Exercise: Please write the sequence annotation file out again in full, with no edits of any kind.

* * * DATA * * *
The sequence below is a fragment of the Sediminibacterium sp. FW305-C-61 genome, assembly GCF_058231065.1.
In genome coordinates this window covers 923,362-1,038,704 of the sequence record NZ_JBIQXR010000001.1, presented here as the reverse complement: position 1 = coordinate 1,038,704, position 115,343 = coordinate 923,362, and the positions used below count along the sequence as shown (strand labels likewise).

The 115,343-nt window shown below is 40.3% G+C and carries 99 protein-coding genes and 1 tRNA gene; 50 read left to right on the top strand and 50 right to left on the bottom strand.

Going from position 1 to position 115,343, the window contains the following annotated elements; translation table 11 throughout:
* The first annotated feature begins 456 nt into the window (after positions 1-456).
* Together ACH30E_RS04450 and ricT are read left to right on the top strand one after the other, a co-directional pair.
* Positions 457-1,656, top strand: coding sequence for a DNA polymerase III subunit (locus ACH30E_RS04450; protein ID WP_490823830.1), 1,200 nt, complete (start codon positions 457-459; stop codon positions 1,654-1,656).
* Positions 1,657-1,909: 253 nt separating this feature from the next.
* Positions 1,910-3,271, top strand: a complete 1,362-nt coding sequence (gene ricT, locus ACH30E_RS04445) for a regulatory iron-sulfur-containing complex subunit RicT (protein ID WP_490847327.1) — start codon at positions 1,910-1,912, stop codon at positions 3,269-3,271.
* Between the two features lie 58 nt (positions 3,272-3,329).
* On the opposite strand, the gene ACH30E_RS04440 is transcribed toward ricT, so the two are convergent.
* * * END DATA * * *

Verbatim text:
The sequence below is a fragment of the Sediminibacterium sp. FW305-C-61 genome, assembly GCF_058231065.1.
In genome coordinates this window covers 923,362-1,038,704 of the sequence record NZ_JBIQXR010000001.1, presented here as the reverse complement: position 1 = coordinate 1,038,704, position 115,343 = coordinate 923,362, and the positions used below count along the sequence as shown (strand labels likewise).

The 115,343-nt window shown below is 40.3% G+C and carries 99 protein-coding genes and 1 tRNA gene; 50 read left to right on the top strand and 50 right to left on the bottom strand.

Going from position 1 to position 115,343, the window contains the following annotated elements; translation table 11 throughout:
* The first annotated feature begins 456 nt into the window (after positions 1-456).
* Together ACH30E_RS04450 and ricT are read left to right on the top strand one after the other, a co-directional pair.
* Positions 457-1,656, top strand: coding sequence for a DNA polymerase III subunit (locus ACH30E_RS04450; protein ID WP_490823830.1), 1,200 nt, complete (start codon positions 457-459; stop codon positions 1,654-1,656).
* Positions 1,657-1,909: 253 nt separating this feature from the next.
* Positions 1,910-3,271, top strand: a complete 1,362-nt coding sequence (gene ricT, locus ACH30E_RS04445) for a regulatory iron-sulfur-containing complex subunit RicT (protein ID WP_490847327.1) — start codon at positions 1,910-1,912, stop codon at positions 3,269-3,271.
* Between the two features lie 58 nt (positions 3,272-3,329).
* On the opposite strand, the gene ACH30E_RS04440 is transcribed toward ricT, so the two are convergent.